It was due chiefly to Louis Pasteur that the occurrence of abiogenesis in the microscopic world was disproved as much as its occurrence in the macroscopic world. If organic matter were first sterilized and then prevented from contamination from without, putrefaction did not occur, and the matter remained free from microbes. The nature of sterilization, and the difficulties in securing it, as well as the extreme delicacy of the manipulations necessary, made it possible for a very long time to be doubtful as to the application of the phrase omne vivum e vivo to the microscopic world, and there still remain a few belated supporters of abiogenesis. Subjection to the temperature of boiling water for, say, half an hour seemed an efficient mode of sterilization, until it was discovered that the spores of bacteria are so involved in heat-resisting membranes, that only prolonged exposure to dry, baking heat can be recognized as an efficient process of sterilization. Moreover, the presence of bacteria, or their spores, is so universal that only extreme precautions guard against a re-infection of the sterilized material. It was thus concluded definitely that all known living organisms arise only from pre-existing living organisms.
Main article: Origin of life
Even as Aristotelian abiogenesis was being disproven, many scientists, such as T. H. Huxley, continued to postulate a "primordial archebiosis", in which the living organisms observed in the present world had originally arisen in a series of stages from non-living matter. Such scientists pointed out that the disproof of Aristotelian abiogenesis applied only to "known existing organisms", not to unknown forms of life or proto-life which may have existed under the vastly different conditions of the early Earth.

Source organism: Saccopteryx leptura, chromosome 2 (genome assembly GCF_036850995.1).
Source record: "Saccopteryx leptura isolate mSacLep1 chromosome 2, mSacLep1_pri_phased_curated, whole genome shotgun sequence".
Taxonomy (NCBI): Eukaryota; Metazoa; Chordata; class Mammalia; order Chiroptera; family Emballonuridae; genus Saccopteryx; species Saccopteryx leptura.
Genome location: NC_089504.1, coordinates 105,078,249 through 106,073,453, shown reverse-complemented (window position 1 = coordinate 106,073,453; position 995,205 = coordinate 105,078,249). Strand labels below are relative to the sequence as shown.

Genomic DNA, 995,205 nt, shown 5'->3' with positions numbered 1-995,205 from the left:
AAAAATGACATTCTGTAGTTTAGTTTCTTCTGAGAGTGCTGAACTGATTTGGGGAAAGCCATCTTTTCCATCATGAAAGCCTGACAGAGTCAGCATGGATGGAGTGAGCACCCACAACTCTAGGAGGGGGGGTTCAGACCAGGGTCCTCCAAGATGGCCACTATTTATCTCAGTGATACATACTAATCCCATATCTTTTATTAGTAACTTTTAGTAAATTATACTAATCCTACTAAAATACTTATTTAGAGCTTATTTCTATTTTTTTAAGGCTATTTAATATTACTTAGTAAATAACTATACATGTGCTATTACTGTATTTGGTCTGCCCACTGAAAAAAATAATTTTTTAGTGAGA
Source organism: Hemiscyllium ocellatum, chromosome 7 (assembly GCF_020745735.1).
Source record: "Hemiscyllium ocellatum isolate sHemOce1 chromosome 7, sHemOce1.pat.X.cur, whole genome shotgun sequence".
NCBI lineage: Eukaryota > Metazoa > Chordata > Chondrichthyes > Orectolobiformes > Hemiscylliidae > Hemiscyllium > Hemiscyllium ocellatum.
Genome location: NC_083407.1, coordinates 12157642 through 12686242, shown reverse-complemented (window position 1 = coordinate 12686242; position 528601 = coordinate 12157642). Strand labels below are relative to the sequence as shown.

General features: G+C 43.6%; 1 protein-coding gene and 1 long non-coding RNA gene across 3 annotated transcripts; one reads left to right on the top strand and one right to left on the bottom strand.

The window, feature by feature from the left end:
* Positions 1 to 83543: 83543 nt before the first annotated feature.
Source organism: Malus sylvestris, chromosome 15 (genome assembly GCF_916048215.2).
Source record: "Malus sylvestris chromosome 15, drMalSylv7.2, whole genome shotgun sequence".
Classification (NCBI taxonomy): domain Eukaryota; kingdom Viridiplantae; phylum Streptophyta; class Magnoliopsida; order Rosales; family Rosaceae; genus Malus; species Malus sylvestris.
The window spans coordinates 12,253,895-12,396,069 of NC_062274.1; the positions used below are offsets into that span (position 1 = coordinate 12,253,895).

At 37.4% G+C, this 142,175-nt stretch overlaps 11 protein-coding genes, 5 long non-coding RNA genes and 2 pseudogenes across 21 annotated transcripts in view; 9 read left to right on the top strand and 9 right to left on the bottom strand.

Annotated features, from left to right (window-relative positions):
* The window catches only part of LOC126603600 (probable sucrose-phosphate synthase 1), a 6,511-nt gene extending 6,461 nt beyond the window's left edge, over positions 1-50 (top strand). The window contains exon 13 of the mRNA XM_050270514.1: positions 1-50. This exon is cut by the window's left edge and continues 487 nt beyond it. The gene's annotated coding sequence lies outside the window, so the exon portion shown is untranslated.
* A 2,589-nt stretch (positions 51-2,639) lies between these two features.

The modern definition of abiogenesis is concerned with the formation of the simplest forms of life from primordial chemicals. This is a significantly different thing from the concept of Aristotelian abiogenesis, which postulated the formation of complex organisms. Different hypotheses for modern abiogenetic processes are currently under debate; see, for example, RNA world hypothesis, proteinoid, Miller experiment.
Sir Fred Hoyle with Chandra Wickramasinghe proponent of Panspermia proposed by the Greek philosopher Anaxagoras. Hoyle became a staunch critic of theories of chemical evolution to explain the naturalistic Origin of life.
However, it should be noted that panspermia per se is not actually in conflict with abiogenesis (though Hoyle's interpretation of panspermia clearly does conflict). Rather, it simply moves the origin of life elsewhere (placing abiogenesis beyond the current realm of provability).
Brig Klyce proposes Cosmic ancestry which is a theory that intelligent life, through some natural mechanism, effectively began at the same time as the universe.
Information theorist Hubert Yockey argued that chemical evolutionary research begs the question:
In book he wrote 15 years later, Yockey argued that the primordial soup theory is a failed paradigm:
It should be noted that Yockey, in general, posesses a highly critical attitude toward people who give credence toward natural origins of life, often invoking words like "faith" and "ideology". Yockey's publications have become favorites to quote among creationists, though he is not a creationist himself (as noted in this 1995 email).
The above link contains some articles that challenge this claim.
Religiously influenced websites: